Neural and Hormonal factors in Aggression (AQA) A2 AO1

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1. What does Tennes and Kreye's study suggest?

  • That high testosterone is the most important factor in aggression but that low cortisol levels also increase the likelihood of aggression
  • Cortisol is the most important factor in determining the reason for aggression
  • That violent schoolchildren are a problem in today's society
  • Aggression is caused by both Cortisol and Testosterone equally
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2. Tennes and Kreye (1985) conducted a study in to cortisol in aggression, what were their findings?

  • Low levels of cortisol in violent schoolchildren
  • High levels of cortisol in violent schoolchildren
  • Non-existent levels of cortisol in violent schoolchildren
  • Medium levels of cortisol in violent children

3. In relation to the question where you had to guess who did the study on testosterone, what were the findings in this study?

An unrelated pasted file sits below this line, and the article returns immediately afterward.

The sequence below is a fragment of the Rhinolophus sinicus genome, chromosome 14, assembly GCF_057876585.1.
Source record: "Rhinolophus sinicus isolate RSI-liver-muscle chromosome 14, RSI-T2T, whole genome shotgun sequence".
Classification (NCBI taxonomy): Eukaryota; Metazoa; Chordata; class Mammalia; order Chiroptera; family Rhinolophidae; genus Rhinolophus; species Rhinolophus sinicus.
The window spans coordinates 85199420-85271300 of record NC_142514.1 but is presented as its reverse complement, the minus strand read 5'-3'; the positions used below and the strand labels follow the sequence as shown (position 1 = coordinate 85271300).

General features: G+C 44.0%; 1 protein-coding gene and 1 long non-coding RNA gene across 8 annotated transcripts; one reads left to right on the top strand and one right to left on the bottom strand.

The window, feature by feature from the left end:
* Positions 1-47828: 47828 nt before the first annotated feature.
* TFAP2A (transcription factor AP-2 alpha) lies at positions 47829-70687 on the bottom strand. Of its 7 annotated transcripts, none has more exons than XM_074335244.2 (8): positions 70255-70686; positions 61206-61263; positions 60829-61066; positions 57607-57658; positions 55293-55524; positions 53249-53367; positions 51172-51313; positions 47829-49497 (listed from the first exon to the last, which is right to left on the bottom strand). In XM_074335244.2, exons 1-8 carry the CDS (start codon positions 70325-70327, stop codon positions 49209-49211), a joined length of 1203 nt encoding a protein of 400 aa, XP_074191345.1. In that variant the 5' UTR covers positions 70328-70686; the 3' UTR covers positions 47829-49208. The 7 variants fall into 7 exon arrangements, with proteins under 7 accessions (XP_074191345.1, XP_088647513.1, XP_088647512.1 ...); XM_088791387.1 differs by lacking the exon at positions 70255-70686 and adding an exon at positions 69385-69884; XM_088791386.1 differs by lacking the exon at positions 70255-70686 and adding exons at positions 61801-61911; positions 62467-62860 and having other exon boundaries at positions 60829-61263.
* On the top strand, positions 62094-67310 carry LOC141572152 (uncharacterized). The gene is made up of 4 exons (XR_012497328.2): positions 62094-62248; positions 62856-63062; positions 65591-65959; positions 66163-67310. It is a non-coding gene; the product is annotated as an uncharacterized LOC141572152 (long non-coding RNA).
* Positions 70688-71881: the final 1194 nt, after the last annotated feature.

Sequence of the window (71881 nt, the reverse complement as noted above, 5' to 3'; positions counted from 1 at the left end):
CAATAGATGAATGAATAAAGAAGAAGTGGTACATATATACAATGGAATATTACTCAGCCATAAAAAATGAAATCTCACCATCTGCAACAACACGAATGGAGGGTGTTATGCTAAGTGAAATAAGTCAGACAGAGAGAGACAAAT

• Both violent and non-violent criminals had higher levels of testosterone in their blood stream
  • Violent criminals had lower levels of salivary testosterone than non-violent criminals
  • Violent criminals had higher levels of salivary testosterone than non violent criminals
  • Both violent and non-violent criminals had the same levels of salivary testosterone

4. In what way does Cortisol influence aggression?

  • It sucks your blood which makes you angry, producing more testosterone and provoking aggression (I ran out of ideas, okay? :/ )
  • It doesn't
  • It influences aggression related hormones
  • It directly influences aggression levels

5. To investigate the effects of Serotonin on aggression, Mann (1990) gave 35 healthy PPs (participants) dexfenfluramine which depletes Serotonin, what did he find?

  • There was an increase in aggression in males, but not in females
  • Both genders were seen to show an increase in aggression
  • There was an increase recorded in females, but not in males
  • There was no aggression change

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